One important application of the segmented curve structures in archeology is the task of design matching. In the later experiments, we will use this task to evaluate the performance of curve-structure segmentation. As shown in Figure 5(c), a design is a full curve pattern of the paddle that are used for stamping the object surface. In the past decades, archaeologists have restored a small number of full designs by manually examining thousands of sherds [Broyles1968, Snow1975]. The goal of design matching is to identify whether the segmented curve structures are originated from a known design. This is a classical partial matching problem and the key component is the definition of a matching score or distance.
In this paper, we use the classical Chamfer matching [Barrow et al.1977, Zhou et al.2017] for this purpose. As shown in Figure 5, we first thin both the segmented curve structures and the considered design into one-pixel wide skeletons and denote them as and , respectively. We then transform to match the design and compute the Chamfer distance
where is the curve pattern after the transform , indicates all the skeleton-pixel coordinates in the transformed partial pattern , and indicates all the skeleton-pixel coordinates in the curve pattern . is the total number of skeleton pixels in the partial pattern . Eq. (5) actually finds the nearest skeleton-pixel coordinate in for each skeleton-pixel coordinate in , records its Euclidean distance and finally averages over all the skeleton-pixel coordinates in . The matching distance between and is then defined by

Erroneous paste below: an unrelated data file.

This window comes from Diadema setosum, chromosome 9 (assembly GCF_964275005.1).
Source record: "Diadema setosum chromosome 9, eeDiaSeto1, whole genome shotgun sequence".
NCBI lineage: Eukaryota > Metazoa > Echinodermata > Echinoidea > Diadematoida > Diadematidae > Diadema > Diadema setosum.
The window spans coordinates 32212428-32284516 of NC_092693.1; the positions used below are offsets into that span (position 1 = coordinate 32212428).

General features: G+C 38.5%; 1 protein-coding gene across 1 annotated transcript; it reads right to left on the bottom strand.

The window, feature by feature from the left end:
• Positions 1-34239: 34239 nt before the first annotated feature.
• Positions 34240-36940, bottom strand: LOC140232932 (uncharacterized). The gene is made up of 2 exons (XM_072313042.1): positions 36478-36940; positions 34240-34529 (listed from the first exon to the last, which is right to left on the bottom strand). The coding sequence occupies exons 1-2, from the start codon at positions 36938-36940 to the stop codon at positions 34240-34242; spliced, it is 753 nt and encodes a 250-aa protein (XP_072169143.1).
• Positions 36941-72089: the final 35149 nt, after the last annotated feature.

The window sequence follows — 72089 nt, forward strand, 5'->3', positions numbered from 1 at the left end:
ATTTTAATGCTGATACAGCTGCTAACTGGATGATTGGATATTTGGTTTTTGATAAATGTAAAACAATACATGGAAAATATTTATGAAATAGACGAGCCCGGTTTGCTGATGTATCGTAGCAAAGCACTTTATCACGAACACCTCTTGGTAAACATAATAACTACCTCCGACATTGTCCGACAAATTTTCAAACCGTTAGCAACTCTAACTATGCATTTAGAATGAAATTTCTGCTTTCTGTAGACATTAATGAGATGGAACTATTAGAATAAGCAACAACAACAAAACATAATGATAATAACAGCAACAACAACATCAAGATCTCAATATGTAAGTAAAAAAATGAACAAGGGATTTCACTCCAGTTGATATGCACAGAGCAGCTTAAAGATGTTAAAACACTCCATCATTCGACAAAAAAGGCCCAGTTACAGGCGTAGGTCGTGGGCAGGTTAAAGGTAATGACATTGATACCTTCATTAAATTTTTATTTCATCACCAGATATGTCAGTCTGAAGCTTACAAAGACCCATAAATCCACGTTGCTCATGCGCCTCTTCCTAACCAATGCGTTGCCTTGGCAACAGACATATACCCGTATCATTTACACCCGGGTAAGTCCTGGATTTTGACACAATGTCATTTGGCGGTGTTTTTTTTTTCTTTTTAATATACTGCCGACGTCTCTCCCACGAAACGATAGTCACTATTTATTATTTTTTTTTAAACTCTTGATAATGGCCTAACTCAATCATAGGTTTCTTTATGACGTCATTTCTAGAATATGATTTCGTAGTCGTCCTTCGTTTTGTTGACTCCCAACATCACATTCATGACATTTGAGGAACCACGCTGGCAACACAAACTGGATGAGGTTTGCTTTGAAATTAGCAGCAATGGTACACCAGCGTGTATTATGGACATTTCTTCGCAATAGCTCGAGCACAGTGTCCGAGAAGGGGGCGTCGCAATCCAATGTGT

with covers all possible translations and rotations. The scaling transforms is not considered here because both and have known actual sizes.
In this section, we validate the effectiveness of the proposed method from three perspectives. First, we evaluate the proposed method in terms of the classical metrics of precision, recall and F-measure and compare it against other six comparison methods. Second, we conduct experiment to justify the usefulness of each step in our method. Third, we evaluate the curve-structure segmentation results in the task of design matching.
For this study, we collected the depth images of 1,174 pieces of pottery sherds that are excavated in various archaeological sites located in southeastern North America. We used a linear array 3D laser scanner, NextEngine, to get the point cloud of sherd surfaces with the resolution of 100 points per . Then their depth images are sampled with the same resolution, i.e., each pixel in depth image covers . The average size of the collected depth images is . We have 530 of these depth images with manually labeled ground-truth curve-structure segmentations. Among all 530 images, we randomly pick 250 for training and the remaining 280 for testing.